display | more...
An Oxygen Sensor (also called an O2 Sensor) comes in various flavors; Wideband, Analog, and Heated.

First of all, an O2 sensor is a device typically located in the Y-pipe of the exhaust system of a vehicle, this round device takes an Fuel/Air mixture reading of the exhaust fumes by determining the ammount of Oxygen present.

On most newer cars equipped with OnBoard Diagnostics there is a second O2 sensor located just behind the Catalytic Converter which determines how well the converter is operating. Either of these sensors, if they fail, or detect an abnormal problem will trip the Services Engine Soon light.

The primary sensor makes a comparison between the atmosphere Oxygen and the Oxygen levels in the exhaust stream. This is called the Air/Fuel ratio.

Onto the types of sensors:

All sensors report back a voltage to the computer, typically with one to three wires connected to the sensor. Analog sensors are the most common, they are complete chemical power generators and produce their own voltage which is fed back to the computer via one single wire. These types of Sensors are slow to respond to sudden A/F ratio changes. These sensors report in millivolts and are not powerful enough to operate any analog in-car gauges.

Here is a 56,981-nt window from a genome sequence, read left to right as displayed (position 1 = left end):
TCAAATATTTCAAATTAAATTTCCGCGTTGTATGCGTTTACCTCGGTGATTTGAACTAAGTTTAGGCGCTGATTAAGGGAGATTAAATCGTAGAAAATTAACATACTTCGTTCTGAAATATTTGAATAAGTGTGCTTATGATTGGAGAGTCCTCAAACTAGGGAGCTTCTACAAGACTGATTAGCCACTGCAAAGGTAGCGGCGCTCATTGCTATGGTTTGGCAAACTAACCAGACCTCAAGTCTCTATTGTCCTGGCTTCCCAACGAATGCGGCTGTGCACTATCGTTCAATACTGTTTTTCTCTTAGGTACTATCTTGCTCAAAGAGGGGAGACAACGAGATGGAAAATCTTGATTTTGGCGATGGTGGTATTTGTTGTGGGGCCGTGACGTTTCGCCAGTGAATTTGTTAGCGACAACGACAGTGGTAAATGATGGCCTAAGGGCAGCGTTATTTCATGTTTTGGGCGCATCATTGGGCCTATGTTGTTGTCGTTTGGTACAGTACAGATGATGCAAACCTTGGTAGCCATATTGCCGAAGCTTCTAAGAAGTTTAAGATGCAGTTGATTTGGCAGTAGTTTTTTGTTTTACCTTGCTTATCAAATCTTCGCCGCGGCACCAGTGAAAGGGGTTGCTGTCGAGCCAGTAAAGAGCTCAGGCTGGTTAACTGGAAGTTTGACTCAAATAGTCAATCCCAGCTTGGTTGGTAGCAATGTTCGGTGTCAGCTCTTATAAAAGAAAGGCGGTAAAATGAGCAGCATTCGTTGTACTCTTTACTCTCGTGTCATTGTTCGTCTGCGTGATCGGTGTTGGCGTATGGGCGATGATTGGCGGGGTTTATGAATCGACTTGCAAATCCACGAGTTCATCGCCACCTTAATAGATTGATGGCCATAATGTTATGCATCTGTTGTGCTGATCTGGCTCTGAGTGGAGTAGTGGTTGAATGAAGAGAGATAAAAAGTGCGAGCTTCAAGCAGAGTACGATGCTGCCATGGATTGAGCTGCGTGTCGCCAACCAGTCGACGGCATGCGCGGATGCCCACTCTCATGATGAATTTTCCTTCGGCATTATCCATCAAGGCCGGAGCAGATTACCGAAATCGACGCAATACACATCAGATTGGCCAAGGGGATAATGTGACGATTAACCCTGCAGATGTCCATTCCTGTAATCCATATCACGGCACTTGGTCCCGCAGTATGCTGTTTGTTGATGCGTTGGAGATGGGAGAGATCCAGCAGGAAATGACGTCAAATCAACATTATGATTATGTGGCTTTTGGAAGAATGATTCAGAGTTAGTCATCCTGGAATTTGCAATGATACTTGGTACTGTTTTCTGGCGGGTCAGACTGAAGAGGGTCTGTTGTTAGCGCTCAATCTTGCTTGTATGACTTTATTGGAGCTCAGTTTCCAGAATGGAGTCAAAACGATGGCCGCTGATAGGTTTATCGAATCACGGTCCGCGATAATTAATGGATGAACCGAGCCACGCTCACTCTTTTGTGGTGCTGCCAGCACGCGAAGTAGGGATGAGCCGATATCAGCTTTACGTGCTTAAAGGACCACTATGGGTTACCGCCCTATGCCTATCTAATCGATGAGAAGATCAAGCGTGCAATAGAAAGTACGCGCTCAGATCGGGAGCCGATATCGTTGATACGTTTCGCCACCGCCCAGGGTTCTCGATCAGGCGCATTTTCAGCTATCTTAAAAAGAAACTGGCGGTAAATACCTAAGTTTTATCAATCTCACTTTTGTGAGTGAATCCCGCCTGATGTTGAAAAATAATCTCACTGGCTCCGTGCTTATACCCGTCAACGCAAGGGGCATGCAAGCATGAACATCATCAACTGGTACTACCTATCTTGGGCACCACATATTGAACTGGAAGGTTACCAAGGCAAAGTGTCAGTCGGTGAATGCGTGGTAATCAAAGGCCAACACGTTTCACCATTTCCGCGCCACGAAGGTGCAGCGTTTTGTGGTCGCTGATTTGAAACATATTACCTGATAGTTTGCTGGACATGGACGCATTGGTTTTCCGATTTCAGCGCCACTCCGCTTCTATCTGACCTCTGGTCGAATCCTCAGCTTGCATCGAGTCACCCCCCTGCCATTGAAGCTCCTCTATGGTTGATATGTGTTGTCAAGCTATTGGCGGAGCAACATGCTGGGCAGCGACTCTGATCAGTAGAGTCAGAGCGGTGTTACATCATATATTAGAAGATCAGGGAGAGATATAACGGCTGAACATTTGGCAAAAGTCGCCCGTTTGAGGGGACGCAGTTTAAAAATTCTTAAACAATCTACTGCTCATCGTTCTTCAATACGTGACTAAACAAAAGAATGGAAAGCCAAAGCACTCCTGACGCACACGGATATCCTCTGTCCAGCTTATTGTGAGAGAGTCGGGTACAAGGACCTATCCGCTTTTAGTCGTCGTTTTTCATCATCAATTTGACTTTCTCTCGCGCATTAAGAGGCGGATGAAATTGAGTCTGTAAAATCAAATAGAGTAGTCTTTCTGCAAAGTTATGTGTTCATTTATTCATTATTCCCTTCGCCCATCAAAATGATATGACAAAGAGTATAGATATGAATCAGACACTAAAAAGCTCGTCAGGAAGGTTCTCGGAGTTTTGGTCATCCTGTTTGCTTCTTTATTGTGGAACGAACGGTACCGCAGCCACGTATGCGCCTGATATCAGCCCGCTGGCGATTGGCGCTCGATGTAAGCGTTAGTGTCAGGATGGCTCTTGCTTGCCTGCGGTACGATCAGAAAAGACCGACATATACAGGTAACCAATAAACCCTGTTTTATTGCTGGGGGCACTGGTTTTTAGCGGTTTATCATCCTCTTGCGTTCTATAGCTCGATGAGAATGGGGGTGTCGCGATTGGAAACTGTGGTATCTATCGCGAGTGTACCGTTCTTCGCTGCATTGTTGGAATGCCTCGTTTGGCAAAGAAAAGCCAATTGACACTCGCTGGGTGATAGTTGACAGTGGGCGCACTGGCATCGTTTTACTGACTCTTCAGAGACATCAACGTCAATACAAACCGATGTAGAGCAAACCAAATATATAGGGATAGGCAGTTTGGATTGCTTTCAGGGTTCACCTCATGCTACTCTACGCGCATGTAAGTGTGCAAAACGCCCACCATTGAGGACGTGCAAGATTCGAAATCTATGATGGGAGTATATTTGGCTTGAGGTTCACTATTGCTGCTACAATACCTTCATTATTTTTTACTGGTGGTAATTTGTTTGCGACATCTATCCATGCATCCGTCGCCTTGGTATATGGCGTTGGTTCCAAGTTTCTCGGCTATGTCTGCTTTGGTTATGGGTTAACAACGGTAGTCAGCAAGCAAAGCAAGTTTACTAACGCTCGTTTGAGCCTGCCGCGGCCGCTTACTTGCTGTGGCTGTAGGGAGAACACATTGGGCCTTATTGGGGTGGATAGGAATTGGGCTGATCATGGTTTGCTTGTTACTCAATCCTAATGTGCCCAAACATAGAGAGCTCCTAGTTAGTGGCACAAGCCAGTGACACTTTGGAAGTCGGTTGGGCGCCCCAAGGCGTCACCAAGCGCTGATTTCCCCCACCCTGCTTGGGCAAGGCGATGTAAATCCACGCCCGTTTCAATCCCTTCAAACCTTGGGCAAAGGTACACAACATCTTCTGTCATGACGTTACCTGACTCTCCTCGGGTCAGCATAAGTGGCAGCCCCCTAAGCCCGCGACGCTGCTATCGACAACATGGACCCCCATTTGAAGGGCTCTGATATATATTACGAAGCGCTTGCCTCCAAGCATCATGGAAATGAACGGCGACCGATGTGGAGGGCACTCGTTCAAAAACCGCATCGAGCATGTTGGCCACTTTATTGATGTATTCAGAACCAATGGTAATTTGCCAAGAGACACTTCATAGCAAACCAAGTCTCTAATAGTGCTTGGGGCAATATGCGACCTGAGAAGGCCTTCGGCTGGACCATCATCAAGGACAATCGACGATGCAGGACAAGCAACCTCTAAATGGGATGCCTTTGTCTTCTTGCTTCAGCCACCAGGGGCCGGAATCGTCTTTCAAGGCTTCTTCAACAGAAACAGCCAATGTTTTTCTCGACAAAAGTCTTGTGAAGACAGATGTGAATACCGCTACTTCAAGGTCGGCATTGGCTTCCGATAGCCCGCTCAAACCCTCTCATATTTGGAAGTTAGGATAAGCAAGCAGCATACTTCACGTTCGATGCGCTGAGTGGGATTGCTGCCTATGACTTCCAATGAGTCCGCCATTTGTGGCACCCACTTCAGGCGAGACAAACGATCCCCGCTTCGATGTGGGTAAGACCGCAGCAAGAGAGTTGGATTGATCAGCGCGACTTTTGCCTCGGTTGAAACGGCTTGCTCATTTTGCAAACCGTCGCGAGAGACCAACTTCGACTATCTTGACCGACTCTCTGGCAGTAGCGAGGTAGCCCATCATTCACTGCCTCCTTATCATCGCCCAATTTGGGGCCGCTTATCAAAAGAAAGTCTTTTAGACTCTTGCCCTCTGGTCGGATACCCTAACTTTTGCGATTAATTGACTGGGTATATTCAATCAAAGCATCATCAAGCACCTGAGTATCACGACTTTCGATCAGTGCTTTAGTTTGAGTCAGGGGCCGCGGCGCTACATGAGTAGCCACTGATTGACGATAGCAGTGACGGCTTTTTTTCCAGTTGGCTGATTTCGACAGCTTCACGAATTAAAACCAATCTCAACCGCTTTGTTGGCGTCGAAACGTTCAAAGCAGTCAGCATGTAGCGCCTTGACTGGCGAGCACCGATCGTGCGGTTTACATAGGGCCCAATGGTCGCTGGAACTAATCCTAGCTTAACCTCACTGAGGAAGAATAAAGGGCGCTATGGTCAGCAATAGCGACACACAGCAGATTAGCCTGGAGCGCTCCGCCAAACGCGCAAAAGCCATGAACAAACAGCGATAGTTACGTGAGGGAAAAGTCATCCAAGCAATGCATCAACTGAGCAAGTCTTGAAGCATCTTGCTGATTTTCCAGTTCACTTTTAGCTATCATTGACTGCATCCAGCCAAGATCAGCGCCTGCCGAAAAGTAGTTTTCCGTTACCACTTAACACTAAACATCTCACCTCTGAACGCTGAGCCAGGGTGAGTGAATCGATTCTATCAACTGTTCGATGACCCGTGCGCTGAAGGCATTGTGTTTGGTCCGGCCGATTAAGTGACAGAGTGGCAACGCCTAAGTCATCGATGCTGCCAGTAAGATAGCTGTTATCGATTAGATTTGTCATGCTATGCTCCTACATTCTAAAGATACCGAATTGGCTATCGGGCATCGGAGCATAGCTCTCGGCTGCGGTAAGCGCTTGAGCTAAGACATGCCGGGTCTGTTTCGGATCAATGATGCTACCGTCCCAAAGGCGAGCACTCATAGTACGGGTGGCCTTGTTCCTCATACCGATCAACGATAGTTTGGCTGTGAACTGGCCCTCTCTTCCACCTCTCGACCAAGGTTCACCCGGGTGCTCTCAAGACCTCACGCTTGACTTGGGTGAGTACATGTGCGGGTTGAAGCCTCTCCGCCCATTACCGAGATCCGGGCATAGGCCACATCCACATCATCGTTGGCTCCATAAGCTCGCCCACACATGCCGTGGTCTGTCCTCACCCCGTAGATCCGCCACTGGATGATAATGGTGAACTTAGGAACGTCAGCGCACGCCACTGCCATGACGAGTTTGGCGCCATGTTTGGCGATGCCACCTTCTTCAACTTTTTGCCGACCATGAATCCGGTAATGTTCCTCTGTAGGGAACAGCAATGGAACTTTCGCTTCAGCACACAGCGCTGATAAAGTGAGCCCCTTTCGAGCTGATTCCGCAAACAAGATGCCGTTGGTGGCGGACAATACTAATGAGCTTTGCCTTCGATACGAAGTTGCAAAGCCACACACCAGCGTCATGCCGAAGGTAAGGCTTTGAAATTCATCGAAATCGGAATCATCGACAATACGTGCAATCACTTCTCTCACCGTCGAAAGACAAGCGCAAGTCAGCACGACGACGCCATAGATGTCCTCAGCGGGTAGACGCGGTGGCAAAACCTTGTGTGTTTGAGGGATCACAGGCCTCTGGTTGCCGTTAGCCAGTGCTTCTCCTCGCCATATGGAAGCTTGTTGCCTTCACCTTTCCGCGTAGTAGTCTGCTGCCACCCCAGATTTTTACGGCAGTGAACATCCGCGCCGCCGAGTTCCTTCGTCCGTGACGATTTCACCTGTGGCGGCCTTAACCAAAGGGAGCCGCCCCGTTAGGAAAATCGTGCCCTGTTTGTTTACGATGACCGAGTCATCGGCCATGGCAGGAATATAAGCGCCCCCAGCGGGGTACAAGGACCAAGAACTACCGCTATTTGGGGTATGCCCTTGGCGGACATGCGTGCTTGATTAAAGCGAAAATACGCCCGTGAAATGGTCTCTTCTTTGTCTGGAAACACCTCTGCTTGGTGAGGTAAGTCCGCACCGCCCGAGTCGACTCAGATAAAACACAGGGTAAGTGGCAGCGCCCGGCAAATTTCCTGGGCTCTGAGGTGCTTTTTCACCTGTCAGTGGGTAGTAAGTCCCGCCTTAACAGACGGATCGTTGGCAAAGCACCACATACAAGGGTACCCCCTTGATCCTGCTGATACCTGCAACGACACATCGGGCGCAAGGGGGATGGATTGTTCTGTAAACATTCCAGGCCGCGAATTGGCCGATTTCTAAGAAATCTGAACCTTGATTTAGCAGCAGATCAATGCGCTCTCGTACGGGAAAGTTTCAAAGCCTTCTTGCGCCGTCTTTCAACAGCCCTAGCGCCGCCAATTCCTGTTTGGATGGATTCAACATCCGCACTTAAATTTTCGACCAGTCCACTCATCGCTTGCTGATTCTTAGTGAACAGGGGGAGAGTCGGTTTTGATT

The second type, and more common, is the Heated Analog sensor. When the car first starts, and the internal engine tempature is below 600F, the car refuses to accept any readback from this sensor for a period of time, and when other conditions are met. A Heated Sensor alieviates this problem, heating the sensor as soon as the engine is started, providing a much faster readback to the computer. In the long run, this saves on fuel. This sensor, like the analog, reports in millivolts.

The third type, and least common sensor, is the Wideband sensor. The special thing about this, aside from price, is it's ability to report to the computer more accurately, much faster, and in volts, between 0 and 1 volts, instead of the much smaller millivolt ranges.

Performance people usually purchase the Wideband O2 sensor for it's ability to accurately report the A/F ratio. However, these sensors do not come cheap.

These sensors fail about every 60 to 85k miles, and can fail sooner under excessive stress, such as an overly rich condition, or using leaded fuel. When they go, they can be a pain to change. The exhaust pipe in that area and the sensor together tend to weld together in rust. Since the exhaust Y-pipe is an aluminum alloy, and the threads on the O2 sensor are aluminum, you can very eaisly strip them, break them, or worse, lose the O2 sensor parts in the exhaust system. Take care when changing your O2 sensor. It's also probably best to tackle the problem from underneeth the vehicle, with the engine slightly warm to the touch, since above it, makes it harder to reach.